This Manayunk Sports Facility Brings European Racquet Sports to the Region

PADELphia celebrates the fast-paced game of padel, which is influenced by tennis and squash.



Photos courtesy of PADELphia

For the first time in the U.S., the fast-paced European racquet game padel can be played by anyone interested on public courts. Located just northwest of Philadelphia on Venice Island in Manayunk, the PADELphia pop-up club, which debuted earlier this summer, consists of two outdoor courts and a pro shop.

Padel (pronounced pah-del) takes its inspiration from racquet sports like tennis, squash, racquetball and platform tennis. Rules of play are the same as tennis and the game is played in doubles pairings, though it requires solid racquets and balls specifically made for the sport.

“If you ever thought you couldn’t play a racquet sport, this is the prime example of where you can,” says All Racquet Courts USA President Scott Grote. “We have people that have never picked up a racquet and they’re out there just loving the game.”

What makes padel different from other racquet sports is how the turf courts are entirely enclosed with see-through glass walls. The tennis balls in play frequently bounce off of them since padel courts are a third of the size of a standard tennis court, allowing players to utilize the walls to their full advantage for swift back-and-forth action.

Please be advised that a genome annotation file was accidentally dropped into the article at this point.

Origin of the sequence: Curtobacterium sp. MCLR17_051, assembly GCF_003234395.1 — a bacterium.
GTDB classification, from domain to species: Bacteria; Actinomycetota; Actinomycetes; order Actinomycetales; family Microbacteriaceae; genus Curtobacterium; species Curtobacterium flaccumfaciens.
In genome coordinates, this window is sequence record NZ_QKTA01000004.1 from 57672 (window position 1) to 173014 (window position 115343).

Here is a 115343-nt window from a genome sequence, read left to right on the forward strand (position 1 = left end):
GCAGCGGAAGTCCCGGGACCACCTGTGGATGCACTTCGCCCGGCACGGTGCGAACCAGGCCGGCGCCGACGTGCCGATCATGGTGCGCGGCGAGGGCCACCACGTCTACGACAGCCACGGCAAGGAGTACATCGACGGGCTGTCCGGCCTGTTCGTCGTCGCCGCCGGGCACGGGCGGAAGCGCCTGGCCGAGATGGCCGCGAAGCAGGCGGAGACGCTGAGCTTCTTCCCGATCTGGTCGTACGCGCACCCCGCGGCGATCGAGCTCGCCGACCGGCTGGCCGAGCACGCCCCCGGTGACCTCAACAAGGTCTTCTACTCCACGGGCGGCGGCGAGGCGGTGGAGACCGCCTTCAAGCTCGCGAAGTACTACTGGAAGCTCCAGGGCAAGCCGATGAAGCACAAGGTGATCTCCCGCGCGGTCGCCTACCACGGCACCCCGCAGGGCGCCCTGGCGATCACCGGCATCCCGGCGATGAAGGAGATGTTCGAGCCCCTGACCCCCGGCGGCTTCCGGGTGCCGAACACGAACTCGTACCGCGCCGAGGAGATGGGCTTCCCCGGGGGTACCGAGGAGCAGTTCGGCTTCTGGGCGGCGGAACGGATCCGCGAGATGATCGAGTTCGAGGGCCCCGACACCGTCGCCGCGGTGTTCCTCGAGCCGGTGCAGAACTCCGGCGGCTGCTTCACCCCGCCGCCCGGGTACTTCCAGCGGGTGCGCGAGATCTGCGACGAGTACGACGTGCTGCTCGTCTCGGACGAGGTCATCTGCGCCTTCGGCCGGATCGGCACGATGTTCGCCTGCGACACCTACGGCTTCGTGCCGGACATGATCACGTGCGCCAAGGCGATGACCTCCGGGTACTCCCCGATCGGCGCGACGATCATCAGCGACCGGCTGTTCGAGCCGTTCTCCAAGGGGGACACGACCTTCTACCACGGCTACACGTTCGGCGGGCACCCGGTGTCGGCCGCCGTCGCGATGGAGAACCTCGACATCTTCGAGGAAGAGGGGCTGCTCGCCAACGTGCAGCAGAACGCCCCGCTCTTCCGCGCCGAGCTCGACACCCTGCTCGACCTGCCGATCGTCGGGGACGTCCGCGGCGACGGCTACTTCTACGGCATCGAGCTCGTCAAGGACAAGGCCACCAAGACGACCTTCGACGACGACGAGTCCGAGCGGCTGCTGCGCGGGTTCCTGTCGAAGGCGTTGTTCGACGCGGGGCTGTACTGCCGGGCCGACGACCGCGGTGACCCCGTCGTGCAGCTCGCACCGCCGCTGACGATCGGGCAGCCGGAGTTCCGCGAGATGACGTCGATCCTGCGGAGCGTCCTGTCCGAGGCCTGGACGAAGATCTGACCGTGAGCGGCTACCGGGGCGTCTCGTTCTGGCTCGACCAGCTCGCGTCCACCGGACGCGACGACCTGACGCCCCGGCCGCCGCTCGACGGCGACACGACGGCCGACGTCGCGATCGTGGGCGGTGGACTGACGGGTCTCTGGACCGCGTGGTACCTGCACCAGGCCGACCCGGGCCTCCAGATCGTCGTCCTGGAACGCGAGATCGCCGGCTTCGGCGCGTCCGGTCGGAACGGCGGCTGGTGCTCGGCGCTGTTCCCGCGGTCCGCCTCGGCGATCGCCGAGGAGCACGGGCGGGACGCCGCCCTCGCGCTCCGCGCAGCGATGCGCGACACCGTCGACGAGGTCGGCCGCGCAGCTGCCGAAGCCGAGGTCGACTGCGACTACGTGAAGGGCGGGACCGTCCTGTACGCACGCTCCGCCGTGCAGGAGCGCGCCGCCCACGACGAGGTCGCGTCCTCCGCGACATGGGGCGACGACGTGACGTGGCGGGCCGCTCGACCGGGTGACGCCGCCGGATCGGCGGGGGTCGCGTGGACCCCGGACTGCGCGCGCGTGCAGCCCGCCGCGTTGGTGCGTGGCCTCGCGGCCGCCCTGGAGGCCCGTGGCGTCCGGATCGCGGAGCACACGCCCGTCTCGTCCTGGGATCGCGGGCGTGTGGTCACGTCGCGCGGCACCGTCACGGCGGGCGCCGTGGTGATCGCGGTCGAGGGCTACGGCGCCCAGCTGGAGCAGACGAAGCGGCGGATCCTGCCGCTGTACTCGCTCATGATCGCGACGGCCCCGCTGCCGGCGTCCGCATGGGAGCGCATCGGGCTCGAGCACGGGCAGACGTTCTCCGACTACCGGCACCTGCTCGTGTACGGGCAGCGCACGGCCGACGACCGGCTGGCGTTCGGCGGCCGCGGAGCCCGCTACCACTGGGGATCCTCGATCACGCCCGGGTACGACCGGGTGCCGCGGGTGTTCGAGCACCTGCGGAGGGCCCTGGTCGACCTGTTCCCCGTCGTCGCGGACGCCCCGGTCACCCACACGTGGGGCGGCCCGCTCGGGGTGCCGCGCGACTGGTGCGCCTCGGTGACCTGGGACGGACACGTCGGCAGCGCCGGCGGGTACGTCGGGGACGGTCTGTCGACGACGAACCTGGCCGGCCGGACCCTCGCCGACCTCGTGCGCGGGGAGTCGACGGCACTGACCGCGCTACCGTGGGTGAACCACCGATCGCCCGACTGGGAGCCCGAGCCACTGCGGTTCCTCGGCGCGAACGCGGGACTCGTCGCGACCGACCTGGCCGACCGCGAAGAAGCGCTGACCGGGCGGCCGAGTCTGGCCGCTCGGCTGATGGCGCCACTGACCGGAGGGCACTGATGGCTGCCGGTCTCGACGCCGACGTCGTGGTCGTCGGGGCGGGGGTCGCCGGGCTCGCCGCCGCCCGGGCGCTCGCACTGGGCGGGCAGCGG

“It’s sort of a Swiss Army knife of racquet sports and combines a lot of elements of all of them into one easy to learn, easy to play package,” says Grote.

Padel was introduced locally when PADELphia’s founders, Grote and All Racquet Sports President Lee Sponaugle, brought it here after first being introduced to the game in the Bahamas.

The game has gathered interest internationally, with over 30,000 courts and an estimated 12 million players—nearly equally men and women—worldwide and is especially popular in Spain. Padel is currently played in 78 countries, including the U.S., but PADELphia is the first general public play court in the country, according to the club’s owners. “We want to see padel thrive and grow in the Philadelphia community for a long time to come,” says Grote.

These padel pop-up courts will remain in Manayunk until October, with plans to construct a permanent facility in the area in the future. The courts are open daily and available for general play on Wednesday and Thursday evenings for $10. Lessons and clinics are also available.